That's right. Searching for zucchini recipes. Which inevitably leads you to that special circle of Hell known as Pinterest. Once you enter that time-warp it's all over. Any plans you had to curl up with that special book are gone, dead, out the proverbial window. Because the space-time continuum veers off into a fifth dimension known as Pinterest-time and when you emerge with your 37 newly-pinned zucchini recipes (35 of which will FAIL), you will discover that darkness has descended, your family has gone to bed, your entire time zone - in fact - is asleep because 5 fucking HOURS have passed without you looking up from the screen (check your eyeballs because it's entirely possible you haven't actually blinked).

This is a dangerous, dangerous phenomenon for bibliophiles. Not only are we putting our ocular abilities at risk (translation: ruining your fucking eyesight), but we simply cannot afford to lose precious reading time like this.

I'm certain, therefore, you all will be appropriately grateful when I remind you that another notable, yet oft forgotten nationally designated day of import also falls on August 8 each year:

You are welcome. Now go read a damned book. And have a nice weekend.

Agatha, you slay me...

Question: is there just one Agatha Christie mystery that I can solve before it is explained to me?

Answer: not yet, damn it.

Gah. As I merrily roll along with the Agatha Christie Read Along (hosted by Book Club Girl) this summer, I vacillate between moments of sheer joy with Christie's brilliant plotting and utter frustration with my seeming inability to get ahead of her twisted mind. My dogged determination to solve just one Agatha Christie mystery before the Big Reveal was thwarted yet again with Dead Man's Folly, a 1956 Hercules Poirot story originally written as a short story but later fleshed out into a full length novel.

Dead Man's Folly begins on the lightest of notes. Adriane Oliver, a popular mystery author (and recurring character for Christie) has been hired by a wealthy couple to design a murder mystery scavenger hunt for a large party being held at their estate: "'s all much harder to arrange than you'd think. Because you've got to allow for real people being quite intelligent, and in my books they needn't be." Oliver, embodying all of the flighty characteristics of a mystery writer ("Don't bother about me, I'm just remembering if there's anything I've forgotten"), becomes convinced - sans any real evidence - that some sort of foul play is imminent and calls her old friend Hercule Poirot to help her out, tout de suite.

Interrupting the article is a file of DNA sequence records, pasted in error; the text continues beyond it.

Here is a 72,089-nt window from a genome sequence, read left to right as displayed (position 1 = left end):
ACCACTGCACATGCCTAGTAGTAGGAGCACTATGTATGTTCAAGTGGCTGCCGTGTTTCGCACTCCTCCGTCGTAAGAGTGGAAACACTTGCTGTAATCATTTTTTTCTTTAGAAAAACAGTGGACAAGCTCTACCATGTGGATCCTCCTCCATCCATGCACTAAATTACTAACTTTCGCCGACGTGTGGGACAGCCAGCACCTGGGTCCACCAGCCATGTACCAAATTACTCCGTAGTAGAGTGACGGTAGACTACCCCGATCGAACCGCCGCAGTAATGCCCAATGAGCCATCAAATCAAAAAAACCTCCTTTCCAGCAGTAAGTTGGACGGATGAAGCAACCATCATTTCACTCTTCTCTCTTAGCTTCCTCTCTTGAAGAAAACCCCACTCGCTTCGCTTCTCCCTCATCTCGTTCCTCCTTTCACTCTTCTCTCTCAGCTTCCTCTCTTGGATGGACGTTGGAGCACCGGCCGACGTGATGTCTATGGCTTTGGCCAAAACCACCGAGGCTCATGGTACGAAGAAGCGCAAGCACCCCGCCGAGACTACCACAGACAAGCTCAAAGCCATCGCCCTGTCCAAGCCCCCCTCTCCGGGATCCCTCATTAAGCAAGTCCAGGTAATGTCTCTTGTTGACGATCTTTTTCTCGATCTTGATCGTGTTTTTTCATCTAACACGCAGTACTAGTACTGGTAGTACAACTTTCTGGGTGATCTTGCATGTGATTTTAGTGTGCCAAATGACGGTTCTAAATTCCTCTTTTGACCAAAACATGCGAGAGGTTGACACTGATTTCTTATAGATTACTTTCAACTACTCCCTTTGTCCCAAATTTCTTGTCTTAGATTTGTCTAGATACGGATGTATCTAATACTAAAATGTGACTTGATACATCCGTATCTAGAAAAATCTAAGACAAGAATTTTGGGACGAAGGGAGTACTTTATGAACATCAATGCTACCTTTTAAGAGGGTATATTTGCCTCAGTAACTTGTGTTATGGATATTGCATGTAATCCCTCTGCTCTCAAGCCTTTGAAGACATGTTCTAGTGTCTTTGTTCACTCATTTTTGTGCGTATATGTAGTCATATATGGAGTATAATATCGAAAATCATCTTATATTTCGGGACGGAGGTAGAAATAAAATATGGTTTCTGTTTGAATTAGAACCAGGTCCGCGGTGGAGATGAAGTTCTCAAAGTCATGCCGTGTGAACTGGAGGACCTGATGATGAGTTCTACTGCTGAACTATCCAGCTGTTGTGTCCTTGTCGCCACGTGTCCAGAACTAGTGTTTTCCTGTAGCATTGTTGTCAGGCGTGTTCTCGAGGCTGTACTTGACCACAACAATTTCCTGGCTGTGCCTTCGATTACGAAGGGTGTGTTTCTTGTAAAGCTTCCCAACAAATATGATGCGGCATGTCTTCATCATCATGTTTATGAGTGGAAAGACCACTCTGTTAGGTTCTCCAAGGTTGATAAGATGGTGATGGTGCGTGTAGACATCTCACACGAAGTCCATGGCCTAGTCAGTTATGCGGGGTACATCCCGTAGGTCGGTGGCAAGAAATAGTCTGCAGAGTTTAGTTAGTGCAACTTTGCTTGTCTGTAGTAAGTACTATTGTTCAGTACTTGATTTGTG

Of course, no foul play has yet been committed, but we are introduced to a cast of potential wrong-doers anyway. There is the estate owner and his beautiful, young wife whose elevator doesn't quite reach the top floor (or does it?). There is the titled but bankrupt former owner of the estate now reduced to living in a cottage on the grounds. An angry, unstable architect who might be having illicit relations with the beautiful mistress of the house. A jealous secretary. And at least a half dozen others for good measure...and this is before the murder even takes place. Whew. After the murder occurred, I was hopeless.

With enough red herrings to fill an aquarium, Dead Man's Folly had me baffled. So baffled, in fact, that when our dear Poirot finally explains who did the dastardly deed and why, I found it necessary to read the explanation TWICE to understand it. Gah. Clearly, I need a detective's notebook and a decoder ring.

Interestingly, Dead Man's Folly wasn't critically well-received upon it's original publication. The Times called it "flat and facile" with "disastrous" dialog (ouch), while the Times Literary Supplement that same year criticized the sheer volume of characters, calling all of them "very, very flat."  The one bright spot was The Observer, who was generous enough to offer: "Stunning but not unguessable solution." Hmmmm...not unguessable, you say?  Screw you, Observer.

I'd be remiss if I didn't mention that Masterpiece Theater's latest installment of Hercule Poirot this past weekend was, in fact, Dead Man's Folly. I managed to catch the episode and, as usual, Masterpiece Theater did impeccable work. Aside from some major foreshadowing, I was quite impressed with their faithfulness to the novel...worth the watch and it's available, of course, online at


Title: Dead Man's Folly
Author: Agatha Christie
Publisher: William Morrow
Date: 2014
Pages: 226
Source: Book Club Girl & William Morrow

A DRM Tale

A couple of years ago, author Cory Doctorow wrote an article for Publisher's Weekly that has recently become relevant once again. It involves that current darling and underdog of the book world, Hachette, and DRM. Hachette, of course, has been all over the news and social media over the past few months as they bravely battle that evil BIG BUSINESS OVERLORD Amazon in a quest to bring fair prices to their readers and a fair percentage of book profits to their author's bank accounts.